In October 2001, Stanley Fischer traveled to the London School of Economics to speak on the lessons of his seven years battling turmoil in emerging markets as the International Monetary Fund’s No. 2 official.
Lecturing in the Old Theatre at the university where he studied in the 1960s, Fischer posed a question: What would he have done differently to thwart the Asian financial crisis of 1997-1998? Among his answers: Pushing harder for exchange-rate flexibility.
Fast-forward a dozen years and Fischer, 70, is back at the center of policy circles as the likely next vice chairman at the Federal Reserve, and developing nations are again in tumult. What’s different is countries that heeded Fischer’s advice and allowed markets to set currency rates are providing a shock absorber and giving some confidence that there won’t be a repeat of the contagion of the late 1990s.
Fischer “deserves a substantial amount of credit for pointing emerging markets in the right direction,” said Kristin Forbes, an expert in financial contagion on the faculty of Massachusetts Institute of Technology’s Sloan School of Management in Cambridge.
“The steps he recommended, such as large depreciations, interest-rate hikes, strengthening the financial system, are painful but they remain key components of the response arsenal as we’ve seen over the past few weeks,” said Forbes, whom Fischer persuaded to study at MIT.
Fischer’s resume, which also includes eight years as governor of the Bank of Israel, will come in handy in his new position. With Fed Chairman Janet Yellen short of experience fighting financial tension overseas, Makoto Utsumi, Japan’s top currency official from 1989 to 1991, says Fischer will be “the most reliable person to have when a contingency situation occurs.”
Fischer, whose nomination is awaiting a vote in the U.S. Senate, declined a request for an interview.
Emerging-market stocks and exchange rates have had the worst start to a year since 2010. Even so, said Dominic Wilson, chief markets economist at Goldman Sachs Group Inc. in New York, “currency weakness itself is unlikely to be as sharply disruptive as it was in the late 1990s.”
That’s when Asian nations including South Korea and Thailand spent reserves trying to defend exchange-rate pegs, only to eventually devalue and seek IMF bailouts. As one currency after another became delinked from the U.S. dollar, investors attacked in waves that would culminate in Russia’s debt default and the collapse of Long Term Capital Management.
Indonesia provides an example of how policy makers in emerging markets have eased control of currencies since then. One-year implied volatility of the rupiah -- a gauge of expected swings in the exchange rate over the next year -- is almost 10 percent, compared with about 2 percent in 1996, when the exchange rate was managed, Wilson said in a Jan. 29 report.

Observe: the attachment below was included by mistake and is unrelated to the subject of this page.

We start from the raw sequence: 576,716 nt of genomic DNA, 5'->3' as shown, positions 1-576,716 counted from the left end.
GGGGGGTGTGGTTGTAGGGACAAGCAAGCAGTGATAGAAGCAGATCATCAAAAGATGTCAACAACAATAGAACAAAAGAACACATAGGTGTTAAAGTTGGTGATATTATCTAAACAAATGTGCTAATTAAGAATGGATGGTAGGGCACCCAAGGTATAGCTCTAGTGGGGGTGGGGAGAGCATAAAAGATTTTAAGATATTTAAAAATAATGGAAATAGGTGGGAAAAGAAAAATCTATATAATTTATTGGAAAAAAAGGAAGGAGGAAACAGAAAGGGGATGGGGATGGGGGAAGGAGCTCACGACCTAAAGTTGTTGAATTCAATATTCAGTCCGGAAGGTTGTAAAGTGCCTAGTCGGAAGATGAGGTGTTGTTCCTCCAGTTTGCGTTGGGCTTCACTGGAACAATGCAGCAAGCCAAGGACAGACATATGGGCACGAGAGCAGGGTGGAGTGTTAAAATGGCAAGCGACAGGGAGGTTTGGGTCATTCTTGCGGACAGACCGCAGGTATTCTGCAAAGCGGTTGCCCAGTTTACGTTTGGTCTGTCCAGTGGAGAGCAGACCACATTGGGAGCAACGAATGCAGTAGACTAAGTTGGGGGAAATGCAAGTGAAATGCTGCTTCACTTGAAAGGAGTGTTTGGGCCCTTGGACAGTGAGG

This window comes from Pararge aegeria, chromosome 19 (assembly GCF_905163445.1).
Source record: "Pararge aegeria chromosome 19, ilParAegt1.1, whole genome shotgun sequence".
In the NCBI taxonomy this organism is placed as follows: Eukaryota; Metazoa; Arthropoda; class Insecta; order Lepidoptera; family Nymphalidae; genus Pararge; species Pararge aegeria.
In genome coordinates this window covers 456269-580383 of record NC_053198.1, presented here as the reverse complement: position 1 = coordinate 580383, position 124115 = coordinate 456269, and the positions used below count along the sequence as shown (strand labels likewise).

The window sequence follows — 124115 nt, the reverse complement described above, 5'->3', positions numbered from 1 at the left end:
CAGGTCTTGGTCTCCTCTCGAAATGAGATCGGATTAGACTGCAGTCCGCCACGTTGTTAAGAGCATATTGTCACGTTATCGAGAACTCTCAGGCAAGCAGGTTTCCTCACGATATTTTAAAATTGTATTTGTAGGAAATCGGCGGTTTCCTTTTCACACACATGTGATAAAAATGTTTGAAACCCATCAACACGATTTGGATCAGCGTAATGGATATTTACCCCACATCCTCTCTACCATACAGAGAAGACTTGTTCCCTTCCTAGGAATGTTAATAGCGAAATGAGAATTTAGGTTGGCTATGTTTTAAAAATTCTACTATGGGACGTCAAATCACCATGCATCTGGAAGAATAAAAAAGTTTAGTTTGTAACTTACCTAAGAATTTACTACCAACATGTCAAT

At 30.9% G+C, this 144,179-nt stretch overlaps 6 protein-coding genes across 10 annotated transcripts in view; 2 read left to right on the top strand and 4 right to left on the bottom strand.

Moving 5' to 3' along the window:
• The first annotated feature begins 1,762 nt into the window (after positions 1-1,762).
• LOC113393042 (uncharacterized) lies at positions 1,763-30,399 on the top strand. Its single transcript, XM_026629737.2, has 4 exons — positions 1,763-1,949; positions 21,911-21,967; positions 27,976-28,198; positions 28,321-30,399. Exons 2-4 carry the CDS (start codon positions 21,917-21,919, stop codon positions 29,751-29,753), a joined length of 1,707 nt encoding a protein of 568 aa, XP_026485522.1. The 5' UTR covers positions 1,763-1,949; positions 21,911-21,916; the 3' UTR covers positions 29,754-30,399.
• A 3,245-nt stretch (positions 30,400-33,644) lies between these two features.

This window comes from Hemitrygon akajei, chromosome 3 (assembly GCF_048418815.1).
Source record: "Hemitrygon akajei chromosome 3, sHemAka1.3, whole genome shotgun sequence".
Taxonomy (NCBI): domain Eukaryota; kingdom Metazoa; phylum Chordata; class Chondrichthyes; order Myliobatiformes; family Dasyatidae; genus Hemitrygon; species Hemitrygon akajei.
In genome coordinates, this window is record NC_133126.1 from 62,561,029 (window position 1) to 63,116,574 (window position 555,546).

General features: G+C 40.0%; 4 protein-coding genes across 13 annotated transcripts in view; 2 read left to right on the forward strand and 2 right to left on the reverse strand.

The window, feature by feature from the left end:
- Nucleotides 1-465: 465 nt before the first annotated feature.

Similarly, implied volatility in Brazil’s real, which has fallen 2 percent against the dollar this year as investors eye the country’s current account gap, is about 13 times greater than in 1998.
The increases show that in times of stress, currencies can fall, providing a cushion for their economies by supporting exports and narrowing current account deficits, said Eswar Prasad, a former IMF economist who now teaches economics at Cornell University in Ithaca, New York.
Following Fischer’s prescriptions, emerging markets have made other changes to ensure they are less vulnerable than they were in the late 1990s, Prasad said. Their external debt as a share of exports has fallen to 70 percent from about 160 percent in 1998; interest payments on foreign debt have declined to less than 3 percent of exports from 8 percent; and reserves as a percentage of total debt have doubled to more than 100 percent, according to Goldman Sachs.
“Fischer played a positive role in nudging economies to take these reforms,” said Prasad.
They still aren’t completely crisis-proof. South Africa, Turkey, India and Brazil all jacked up interest rates in the past month as their currencies plunged. Higher rates aim to protect against an exodus of capital, spurred by signs of a slowdown in China and by a scaling-back of the Fed stimulus that had encouraged investors to seek higher risk and returns.
“Raising interest rates is the traditional way of defending a currency,” Fischer said in 2001. “If capital is flowing out of a country, it does not make sense to make the currency less attractive to hold by reducing the rate of return on it.”